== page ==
**Prognosticating SOM Pitching**

**by Bruce Bundy**

I don't believe in ghosts, but when you work on these formulas for so long, some things just haunt you until you want to scream. aIt's so easy to assume that if hitters get half, and pitchers get half, that everything should be in half. Ohhh, not to be.

There's a certain amount of fear when you enter the dark, mirrored side of pitching. The pitcher' sand batter's formulas are similar and interact. For instance, if you subtract 9.1 from the batter's walk, you would also subtract 9.1 from the pitcher's walk in the same league.

The formulas you will see for pitchers' WALKS, Ds, Ts, HRs, and Ks are reliable. But looming heavily over the pitcher's card are the X-Chart chances. Those chances, which are affected by the team's fielding quality, add to or subtract from a pitcher's hits, doubles and triples. And that variable makes the formula for pitchers' HIT the scariest of all.

First, pitching statistics must be translated from innings pitched (IP) into plate appearances (PAs), or, commonly known as Total Batters Faced (TBF). This eliminates the erratic behavior of IPs, such as counting a double play as two outs. The statistic TBF is available to you through the USA Today Baseball Weekly or maybe through your local paper. If no source is available to you, here are some suggestions for estimating TBF:

__FORMULA #14: Total Batters Faced (TBF)__

TBF = ( IP * 2.95) + Hits + (walks minus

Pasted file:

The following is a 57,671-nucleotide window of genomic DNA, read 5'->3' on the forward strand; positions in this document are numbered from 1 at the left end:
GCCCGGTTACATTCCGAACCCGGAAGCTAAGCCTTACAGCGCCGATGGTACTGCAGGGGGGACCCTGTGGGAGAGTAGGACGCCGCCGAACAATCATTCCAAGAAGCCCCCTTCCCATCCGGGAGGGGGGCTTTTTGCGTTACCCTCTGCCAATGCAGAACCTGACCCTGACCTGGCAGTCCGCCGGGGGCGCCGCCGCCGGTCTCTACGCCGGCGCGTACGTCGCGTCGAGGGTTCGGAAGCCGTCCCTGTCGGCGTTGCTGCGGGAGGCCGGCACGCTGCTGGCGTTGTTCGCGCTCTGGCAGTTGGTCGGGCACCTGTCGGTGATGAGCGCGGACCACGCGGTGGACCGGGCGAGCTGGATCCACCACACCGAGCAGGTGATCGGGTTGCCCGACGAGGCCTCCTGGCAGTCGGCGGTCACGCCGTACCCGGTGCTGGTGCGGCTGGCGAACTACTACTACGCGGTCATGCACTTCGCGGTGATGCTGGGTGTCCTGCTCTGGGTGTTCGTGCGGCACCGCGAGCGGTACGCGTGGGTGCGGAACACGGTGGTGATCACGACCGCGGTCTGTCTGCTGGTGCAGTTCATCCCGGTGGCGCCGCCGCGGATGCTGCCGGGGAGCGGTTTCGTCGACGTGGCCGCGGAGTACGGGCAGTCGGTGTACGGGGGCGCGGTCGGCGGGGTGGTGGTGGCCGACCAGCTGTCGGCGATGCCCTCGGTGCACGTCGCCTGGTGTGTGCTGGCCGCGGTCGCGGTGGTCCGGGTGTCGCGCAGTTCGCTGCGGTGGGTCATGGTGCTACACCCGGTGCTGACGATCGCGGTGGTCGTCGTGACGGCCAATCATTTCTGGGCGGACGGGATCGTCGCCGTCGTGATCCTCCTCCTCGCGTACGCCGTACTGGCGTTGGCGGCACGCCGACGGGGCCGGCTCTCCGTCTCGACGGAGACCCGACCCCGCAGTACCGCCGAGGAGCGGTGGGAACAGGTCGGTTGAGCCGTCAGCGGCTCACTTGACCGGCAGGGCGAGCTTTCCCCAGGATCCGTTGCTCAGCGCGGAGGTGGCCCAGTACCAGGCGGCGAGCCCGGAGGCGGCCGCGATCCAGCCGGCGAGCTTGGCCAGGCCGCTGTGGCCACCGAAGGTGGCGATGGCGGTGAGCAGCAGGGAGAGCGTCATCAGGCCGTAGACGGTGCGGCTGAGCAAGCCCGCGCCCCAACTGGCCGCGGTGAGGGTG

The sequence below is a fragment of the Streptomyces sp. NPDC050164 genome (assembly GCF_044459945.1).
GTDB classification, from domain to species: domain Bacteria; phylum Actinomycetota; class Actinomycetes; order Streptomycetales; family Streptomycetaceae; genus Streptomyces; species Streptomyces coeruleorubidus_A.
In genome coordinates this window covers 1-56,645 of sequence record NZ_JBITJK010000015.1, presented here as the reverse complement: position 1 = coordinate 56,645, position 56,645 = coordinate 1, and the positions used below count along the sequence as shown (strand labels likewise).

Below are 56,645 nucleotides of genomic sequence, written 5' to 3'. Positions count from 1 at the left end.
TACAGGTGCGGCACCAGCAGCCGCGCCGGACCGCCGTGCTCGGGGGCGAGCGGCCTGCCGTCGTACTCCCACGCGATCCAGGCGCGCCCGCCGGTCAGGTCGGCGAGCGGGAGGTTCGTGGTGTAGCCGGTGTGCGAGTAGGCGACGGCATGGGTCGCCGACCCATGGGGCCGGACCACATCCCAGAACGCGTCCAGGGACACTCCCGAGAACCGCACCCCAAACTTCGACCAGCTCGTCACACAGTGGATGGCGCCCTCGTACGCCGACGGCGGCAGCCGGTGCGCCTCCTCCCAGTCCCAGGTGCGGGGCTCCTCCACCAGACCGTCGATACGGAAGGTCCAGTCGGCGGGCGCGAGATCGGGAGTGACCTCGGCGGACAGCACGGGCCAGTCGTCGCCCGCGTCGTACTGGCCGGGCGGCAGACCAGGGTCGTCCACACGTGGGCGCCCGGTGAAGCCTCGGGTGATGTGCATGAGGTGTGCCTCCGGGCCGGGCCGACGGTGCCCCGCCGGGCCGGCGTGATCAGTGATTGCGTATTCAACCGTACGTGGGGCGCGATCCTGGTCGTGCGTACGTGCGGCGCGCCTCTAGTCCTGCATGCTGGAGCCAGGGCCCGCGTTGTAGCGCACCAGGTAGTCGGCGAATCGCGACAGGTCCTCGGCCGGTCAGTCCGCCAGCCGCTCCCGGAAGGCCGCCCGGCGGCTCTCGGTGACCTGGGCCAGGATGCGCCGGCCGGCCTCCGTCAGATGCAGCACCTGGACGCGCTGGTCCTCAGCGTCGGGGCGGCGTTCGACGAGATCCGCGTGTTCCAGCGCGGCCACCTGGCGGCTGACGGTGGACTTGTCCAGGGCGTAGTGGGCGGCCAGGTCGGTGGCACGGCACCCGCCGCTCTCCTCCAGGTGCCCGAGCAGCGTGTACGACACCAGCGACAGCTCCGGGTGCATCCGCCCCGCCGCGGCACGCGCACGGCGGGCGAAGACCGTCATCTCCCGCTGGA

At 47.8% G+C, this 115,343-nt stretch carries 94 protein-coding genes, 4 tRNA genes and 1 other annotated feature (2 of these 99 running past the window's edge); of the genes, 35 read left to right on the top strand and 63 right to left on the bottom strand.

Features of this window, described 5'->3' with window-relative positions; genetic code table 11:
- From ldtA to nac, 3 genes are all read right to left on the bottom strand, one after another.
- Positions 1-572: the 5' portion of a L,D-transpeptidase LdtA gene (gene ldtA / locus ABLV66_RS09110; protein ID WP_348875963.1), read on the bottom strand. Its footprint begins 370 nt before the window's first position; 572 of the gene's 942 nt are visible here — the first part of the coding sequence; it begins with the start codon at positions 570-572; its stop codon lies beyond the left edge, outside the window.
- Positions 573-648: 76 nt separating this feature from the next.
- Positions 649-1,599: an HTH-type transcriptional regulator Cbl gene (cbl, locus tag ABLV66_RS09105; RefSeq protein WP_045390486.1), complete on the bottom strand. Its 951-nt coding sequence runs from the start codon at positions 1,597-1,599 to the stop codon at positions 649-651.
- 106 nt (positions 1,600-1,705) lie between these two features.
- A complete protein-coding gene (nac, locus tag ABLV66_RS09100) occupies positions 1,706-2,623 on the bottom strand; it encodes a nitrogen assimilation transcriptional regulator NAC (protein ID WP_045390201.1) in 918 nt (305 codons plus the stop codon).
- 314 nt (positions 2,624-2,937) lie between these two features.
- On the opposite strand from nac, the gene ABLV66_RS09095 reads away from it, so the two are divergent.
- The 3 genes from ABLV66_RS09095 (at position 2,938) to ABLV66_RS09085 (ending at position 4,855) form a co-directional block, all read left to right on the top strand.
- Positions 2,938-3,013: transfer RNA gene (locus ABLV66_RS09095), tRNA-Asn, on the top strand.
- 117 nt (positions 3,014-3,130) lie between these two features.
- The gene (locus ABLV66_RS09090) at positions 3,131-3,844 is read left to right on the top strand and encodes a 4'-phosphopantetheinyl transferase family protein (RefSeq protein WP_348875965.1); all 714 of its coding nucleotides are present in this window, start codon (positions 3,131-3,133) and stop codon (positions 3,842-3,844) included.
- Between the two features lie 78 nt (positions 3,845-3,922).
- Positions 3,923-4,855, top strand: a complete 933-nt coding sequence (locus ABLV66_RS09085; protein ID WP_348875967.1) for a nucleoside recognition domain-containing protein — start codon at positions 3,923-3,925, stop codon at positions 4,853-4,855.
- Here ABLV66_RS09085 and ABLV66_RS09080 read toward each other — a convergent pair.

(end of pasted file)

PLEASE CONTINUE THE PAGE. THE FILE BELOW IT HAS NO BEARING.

intentional walks)

OR

TBF = ( hits I pitcher's batting average) + hits +
(walks minus intentional walks)

Use either of these, depending upon the statistics
available to you.

TBF is the equivalent to plate appearances for
hitters. Now equipped with a pitcher's baseline, let's pursue the pitcher's
formula for Walks.

__FORMULA #15: Pitcher's Walk__

PWalk = (( W - 1W) * 216 ) I ( TBF)) - 9

Pitcher's walk = (( walks minus inten-tional walks
) times 216) divided by (total batters faced )) minus 9

How it works: Intentional walks are de-ducted from
the walk total. Then multiplied by the overall card chances (216). This figure
is then divided by the Total Batters Faced. Finally, subtract the walk on the
average hitter's card (9). Intentional walks are as important to pitch-ers as
they are to hitters. If you can't find this difficult-to-locate statistic, try
using the 10-percent rule as suggested with hitters (walks minus ~0 percent).
Or, maybe 5 percent for starting pitchers and 15 percent for relievers. Along
with that, you may want to research pitchers' prior seasons to determine their
ratio of walks-to-intentional walks. This is usually reliable.

Advanced: Replace the average hitter's walk (9) with the same number formulated for the advanced hitter; that is, 9.1 for the 1991 AL and 8.7 for the 1991 NL

Hit By Pitch does not appear on the pitcher's
card, soit doesn't enter into the formulas here. The 93 percent accuracy rate of
this for-mula depends on accurate intentional walk data. The better your source,
the better the result. Find a good final stats publication and you'll be in good
shape. Easy, huh? Fearlessly, our next step is into the abyss known as the
Pitcher's Hit.